The White House said that Republicans wanted only to stall the nomination to score political points. "Berwick is a Harvard Medical School professor and president of the Institute for Health Care Improvement. He is widely respected by veteran policy officials across the political spectrum, analysts largely agree." Republicans, however, seized on the opportunity to attack the appointment and Berwick. "'This recess appointment is an insult to the American people,' Senator John Barrasso, a Wyoming Republican, said. 'Dr. Berwick is a self-professed supporter of rationing health care, and he won't even have to explain his views to the American people in a hearing. Once again, President Obama has made a mockery of his pledge to be accountable and transparent'" (Milligan, 7/7).
Roll Call: "Senate Minority Leader Mitch McConnell (R-Ky.) and Republican Sens. Bob Bennett (Utah) and Pat Roberts (Kan.) attacked Berwick's record during a colloquy on the floor in May, and 56 House Republicans wrote to Obama last month to ask him to withdraw the nomination over Berwick's support of comparative effectiveness research" (Starkey, 7/6).
Kaiser Health News has a resource guide on Berwick with a biography, collection of media profiles and a video interview (7/7).
The New York Times: "In two decades as a professor of health policy and as a prolific writer, Dr. Berwick has championed the interests of patients and consumers. At the same time, he has spoken of the need to ration health care and cap spending, has supported efforts to 'reduce the total supply of high-technology medical and surgical care' and has expressed great admiration for the British health care system. Under the new law, Medicare will be a testing ground for many innovations that reward high-quality care and penalize providers of poor care. The law will expand Medicaid to cover 16 million more people with low incomes" (Pear, 7/6).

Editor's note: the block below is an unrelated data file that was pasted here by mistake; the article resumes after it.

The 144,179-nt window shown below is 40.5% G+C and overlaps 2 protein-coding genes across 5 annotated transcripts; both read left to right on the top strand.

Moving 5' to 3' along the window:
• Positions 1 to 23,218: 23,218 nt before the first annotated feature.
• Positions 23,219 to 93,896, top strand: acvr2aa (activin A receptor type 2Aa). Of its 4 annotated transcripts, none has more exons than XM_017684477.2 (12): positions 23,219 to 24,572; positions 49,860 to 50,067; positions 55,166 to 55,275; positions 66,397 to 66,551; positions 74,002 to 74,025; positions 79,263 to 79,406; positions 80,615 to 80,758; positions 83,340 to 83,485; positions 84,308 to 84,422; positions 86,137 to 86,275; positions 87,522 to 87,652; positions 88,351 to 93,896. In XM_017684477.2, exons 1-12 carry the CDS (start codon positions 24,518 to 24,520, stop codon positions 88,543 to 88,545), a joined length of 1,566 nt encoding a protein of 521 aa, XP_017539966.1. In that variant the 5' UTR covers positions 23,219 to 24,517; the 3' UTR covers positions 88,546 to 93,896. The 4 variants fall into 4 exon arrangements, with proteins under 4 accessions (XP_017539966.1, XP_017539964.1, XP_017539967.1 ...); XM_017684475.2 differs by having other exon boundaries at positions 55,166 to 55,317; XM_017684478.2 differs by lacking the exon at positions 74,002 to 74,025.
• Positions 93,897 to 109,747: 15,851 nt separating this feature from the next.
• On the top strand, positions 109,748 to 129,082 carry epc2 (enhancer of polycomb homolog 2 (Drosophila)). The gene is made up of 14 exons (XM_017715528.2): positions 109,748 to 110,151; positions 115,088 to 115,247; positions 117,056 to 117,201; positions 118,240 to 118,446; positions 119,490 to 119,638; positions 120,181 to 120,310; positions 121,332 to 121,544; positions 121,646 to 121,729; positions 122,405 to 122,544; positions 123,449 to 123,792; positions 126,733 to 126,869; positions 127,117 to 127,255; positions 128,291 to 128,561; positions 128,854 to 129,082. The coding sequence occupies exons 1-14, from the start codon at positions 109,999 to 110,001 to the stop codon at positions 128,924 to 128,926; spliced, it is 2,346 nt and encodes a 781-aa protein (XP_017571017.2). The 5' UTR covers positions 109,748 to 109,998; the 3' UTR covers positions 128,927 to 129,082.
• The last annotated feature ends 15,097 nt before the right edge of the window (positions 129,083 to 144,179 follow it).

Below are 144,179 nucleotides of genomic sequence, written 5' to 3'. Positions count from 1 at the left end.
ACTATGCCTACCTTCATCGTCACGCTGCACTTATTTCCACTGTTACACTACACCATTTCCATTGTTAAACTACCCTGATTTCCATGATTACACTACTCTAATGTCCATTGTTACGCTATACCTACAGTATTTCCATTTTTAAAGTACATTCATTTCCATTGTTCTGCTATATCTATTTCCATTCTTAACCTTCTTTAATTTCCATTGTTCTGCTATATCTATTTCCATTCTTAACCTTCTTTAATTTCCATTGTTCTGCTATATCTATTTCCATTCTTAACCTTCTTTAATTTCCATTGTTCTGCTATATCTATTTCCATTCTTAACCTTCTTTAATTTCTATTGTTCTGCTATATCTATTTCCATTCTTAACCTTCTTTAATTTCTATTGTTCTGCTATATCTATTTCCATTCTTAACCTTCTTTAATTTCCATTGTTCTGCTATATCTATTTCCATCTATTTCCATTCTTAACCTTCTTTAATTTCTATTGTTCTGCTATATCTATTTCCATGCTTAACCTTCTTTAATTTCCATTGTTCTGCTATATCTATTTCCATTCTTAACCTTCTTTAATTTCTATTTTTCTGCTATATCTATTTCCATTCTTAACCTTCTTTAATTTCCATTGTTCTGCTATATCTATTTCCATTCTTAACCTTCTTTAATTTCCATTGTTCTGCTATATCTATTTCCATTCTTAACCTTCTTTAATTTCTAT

Los Angeles Times: The new health law "strives to make Medicare more efficient as well as dramatically expand Medicaid, the joint state-federal insurance program for the poor. Approximately 47 million people are enrolled in Medicare, and 58 million people are enrolled in Medicaid. Berwick, 63, is a leading advocate of expanding research into the comparative effectiveness of various medical treatments, a major focus of the new healthcare law that many experts think is crucial to improve the quality of care that Americans receive and cut waste in the system" (Levey, 7/7).
The Wall Street Journal: The position will be one of the most instrumental positions in implementing health reform because it will eventually oversee the placement of millions more in Medicaid and "it will cut more than $400 billion over a decade in Medicare payments to health-care providers" (Adamy, 7/7).
Politico, in an earlier article: "CMS has not had a permanent head for four years now, a point that [White House spokesman Dan] Pfeiffer used in explaining the White House's decision to appoint Berwick with the Senate out of session for the July Fourth recess. The Democratic-controlled Senate never took up the nomination of Kerry Weems, former President George W. Bush's choice in 2007 to head the agency, and the CMS has cycled through a series of acting administrators who do not need Senate confirmation" Berwick has attracted the support from medical societies and trade groups including the American Medical Association, the leading doctor group (Kliff and Haberkorn, 7/7).
The White House website has the announcement.